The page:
Speak Your Piece: About ‘Mountain Dew Mouth’

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When tobacco was found to be both addictive and unhealthful, it was regulated and the companies agreed not to market to children. Well, how about Mountain Dew?


news, February 17, 2009, and was surprised to see Diane Sawyer sitting in Charles Gibson’s chair. I usually watch ABC News but this replacement for Charles Gibson caused a little problem for me since I’m trying to avoid Diane Sawyer after the “A Hidden America, Children of the Mountain” documentary on 20/20. I suppose you could say I am upset with her. I’m from rural West Virginia not Eastern Kentucky but we share a unique and fighting kinship.

The show did bring to light the health problem, tooth decay, caused by drinking Mountain Dew soda. It is thoughtful that PepsiCo is now offering services to the area by donating funds for another traveling dental clinic in the region as well as offering help in recruiting dentists for the area. But why in heaven’s name is a company permitted to mix up and market a soft drink, Mountain Dew, enjoyed by all ages, that contains an extremely addictive substance and is so damaging to a dental health that a pet name has been coined to describe it, a term reserved for Appalachians with rotten teeth: “Mountain Dew Mouth”?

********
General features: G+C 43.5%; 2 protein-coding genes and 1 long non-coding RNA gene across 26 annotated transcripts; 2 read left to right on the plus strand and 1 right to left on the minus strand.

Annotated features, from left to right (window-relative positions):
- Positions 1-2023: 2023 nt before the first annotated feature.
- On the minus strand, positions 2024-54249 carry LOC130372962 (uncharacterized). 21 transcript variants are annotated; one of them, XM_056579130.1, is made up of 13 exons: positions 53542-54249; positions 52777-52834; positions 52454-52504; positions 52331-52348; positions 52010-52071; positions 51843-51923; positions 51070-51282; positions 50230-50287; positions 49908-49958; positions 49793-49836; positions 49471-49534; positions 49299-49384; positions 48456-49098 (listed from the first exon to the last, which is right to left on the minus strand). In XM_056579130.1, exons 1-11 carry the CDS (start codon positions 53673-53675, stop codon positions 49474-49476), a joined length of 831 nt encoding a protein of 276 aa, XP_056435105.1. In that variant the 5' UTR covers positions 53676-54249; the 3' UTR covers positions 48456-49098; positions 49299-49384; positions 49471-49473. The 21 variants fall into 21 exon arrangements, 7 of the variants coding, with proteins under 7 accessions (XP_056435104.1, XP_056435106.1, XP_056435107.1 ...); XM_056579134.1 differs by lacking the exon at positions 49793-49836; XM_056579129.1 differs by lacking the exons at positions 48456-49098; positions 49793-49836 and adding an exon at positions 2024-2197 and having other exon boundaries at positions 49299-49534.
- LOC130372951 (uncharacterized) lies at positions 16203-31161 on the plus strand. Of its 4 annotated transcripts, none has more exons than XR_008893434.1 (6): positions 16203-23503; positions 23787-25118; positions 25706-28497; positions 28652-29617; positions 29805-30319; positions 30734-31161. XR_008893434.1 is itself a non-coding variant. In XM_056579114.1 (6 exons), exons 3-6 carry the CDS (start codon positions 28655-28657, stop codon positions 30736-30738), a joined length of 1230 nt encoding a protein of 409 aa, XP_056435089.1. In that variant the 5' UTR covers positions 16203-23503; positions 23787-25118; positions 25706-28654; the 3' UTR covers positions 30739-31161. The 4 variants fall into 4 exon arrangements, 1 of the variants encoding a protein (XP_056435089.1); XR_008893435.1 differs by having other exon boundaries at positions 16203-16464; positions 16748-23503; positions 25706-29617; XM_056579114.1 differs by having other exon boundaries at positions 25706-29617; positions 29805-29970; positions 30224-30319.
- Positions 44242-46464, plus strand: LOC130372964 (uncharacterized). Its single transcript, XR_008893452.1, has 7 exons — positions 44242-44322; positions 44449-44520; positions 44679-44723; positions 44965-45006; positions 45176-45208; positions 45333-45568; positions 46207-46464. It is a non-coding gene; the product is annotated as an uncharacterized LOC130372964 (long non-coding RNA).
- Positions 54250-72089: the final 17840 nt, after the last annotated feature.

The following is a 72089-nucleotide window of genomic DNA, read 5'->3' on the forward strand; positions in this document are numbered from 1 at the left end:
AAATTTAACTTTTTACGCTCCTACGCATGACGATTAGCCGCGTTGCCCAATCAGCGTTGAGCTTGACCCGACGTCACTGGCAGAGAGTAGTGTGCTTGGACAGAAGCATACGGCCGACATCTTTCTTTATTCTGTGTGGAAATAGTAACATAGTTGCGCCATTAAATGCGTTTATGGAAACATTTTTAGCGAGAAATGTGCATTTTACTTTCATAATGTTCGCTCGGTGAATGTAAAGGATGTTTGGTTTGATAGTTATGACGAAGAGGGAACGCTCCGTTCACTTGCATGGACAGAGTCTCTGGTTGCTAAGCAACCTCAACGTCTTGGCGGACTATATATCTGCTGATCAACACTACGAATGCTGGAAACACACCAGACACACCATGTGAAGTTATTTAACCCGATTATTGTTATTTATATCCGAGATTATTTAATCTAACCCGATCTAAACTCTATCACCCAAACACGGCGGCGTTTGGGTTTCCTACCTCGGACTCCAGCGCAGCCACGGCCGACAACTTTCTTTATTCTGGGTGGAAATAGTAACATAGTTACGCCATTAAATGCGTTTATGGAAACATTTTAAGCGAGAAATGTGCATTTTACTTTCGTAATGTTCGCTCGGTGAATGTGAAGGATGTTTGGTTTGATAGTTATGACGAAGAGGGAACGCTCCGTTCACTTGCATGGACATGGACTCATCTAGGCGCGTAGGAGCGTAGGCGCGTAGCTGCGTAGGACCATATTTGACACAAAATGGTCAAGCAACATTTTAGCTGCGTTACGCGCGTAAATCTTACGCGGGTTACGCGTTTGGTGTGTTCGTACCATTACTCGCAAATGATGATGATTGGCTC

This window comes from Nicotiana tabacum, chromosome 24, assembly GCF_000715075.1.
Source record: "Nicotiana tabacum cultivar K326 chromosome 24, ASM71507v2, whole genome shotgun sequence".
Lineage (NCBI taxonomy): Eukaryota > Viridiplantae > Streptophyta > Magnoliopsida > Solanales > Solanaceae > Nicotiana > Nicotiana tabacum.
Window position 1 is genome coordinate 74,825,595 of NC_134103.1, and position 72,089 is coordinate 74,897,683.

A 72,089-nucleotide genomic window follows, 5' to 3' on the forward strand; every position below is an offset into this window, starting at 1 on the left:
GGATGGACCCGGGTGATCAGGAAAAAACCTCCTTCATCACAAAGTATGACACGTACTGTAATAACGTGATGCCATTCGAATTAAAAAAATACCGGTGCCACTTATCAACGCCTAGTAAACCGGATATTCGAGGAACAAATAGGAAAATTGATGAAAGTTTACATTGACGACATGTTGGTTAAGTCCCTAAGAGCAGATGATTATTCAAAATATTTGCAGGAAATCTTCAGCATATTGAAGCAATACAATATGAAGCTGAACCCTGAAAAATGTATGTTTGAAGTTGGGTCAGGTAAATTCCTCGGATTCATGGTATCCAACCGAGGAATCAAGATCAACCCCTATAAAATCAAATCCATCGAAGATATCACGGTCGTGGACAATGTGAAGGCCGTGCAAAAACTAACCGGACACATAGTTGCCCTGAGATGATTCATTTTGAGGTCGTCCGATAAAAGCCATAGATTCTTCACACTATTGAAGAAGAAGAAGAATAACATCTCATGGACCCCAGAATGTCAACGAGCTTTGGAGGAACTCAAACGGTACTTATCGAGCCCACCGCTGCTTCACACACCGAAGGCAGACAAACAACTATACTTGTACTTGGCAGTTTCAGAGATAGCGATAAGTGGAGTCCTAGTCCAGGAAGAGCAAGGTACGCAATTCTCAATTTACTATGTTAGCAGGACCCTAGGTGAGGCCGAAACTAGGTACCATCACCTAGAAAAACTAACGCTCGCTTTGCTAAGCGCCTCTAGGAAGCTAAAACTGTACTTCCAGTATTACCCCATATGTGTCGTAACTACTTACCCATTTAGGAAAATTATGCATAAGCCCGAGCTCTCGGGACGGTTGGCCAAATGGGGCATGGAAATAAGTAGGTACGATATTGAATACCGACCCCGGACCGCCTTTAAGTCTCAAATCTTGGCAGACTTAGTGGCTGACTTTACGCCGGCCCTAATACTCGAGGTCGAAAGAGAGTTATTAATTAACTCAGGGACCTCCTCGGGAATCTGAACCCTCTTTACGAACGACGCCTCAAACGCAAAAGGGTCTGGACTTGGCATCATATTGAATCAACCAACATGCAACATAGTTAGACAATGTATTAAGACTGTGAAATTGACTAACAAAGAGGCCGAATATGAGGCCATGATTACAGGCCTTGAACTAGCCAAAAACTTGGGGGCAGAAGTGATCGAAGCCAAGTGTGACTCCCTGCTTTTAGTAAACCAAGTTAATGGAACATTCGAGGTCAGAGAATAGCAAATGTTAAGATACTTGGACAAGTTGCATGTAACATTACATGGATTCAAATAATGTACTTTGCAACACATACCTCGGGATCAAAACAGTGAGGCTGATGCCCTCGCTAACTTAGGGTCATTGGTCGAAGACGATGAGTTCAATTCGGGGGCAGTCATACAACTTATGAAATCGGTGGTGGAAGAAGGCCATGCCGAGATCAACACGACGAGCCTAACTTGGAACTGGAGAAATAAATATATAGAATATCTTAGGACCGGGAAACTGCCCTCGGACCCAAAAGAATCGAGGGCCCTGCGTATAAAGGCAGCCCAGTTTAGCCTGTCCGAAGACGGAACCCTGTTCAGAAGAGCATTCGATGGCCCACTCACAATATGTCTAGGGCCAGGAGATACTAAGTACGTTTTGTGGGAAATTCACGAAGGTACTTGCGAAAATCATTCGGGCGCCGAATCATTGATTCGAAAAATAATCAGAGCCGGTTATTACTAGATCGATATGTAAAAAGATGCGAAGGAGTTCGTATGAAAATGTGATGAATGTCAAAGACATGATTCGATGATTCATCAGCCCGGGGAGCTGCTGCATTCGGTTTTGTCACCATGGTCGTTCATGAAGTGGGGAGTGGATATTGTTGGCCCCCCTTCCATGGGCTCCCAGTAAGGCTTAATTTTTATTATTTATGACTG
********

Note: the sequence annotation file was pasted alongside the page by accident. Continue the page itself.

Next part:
Shouldn’t the Food and Drug Administration investigate the company that makes and markets this beverage and demand a mandatory label be placed on each bottle warning of the possibilities of addiction and dental decay? Perhaps those warnings will be part of the education PepsiCo’s CEO Indra Nooyi referred to on the evening news. She expressed concern “about any overuse or misuse of the soda among small children.” On most products having a harmful effect on children you will find a warning label “keep away from children.” I don’t believe Mountain Dew provides any warning label or instructions for consumption.

Americans everywhere, not just in Appalachia, are battling obesity, addictive foods, sugary drinks and tobacco. Citizens and state governments have put the squeeze on tobacco.

when he referred to President Lyndon B. Johnson’s 1960s War on Poverty, which was launched in Inez, Kentucky. “At this point, we’ve been addressing poverty for 40 years,” Mullins said. “If we aren’t gaining any ground, isn’t it time to revise our strategy?”

The people of Appalachia, all the people, deserve a fair shake.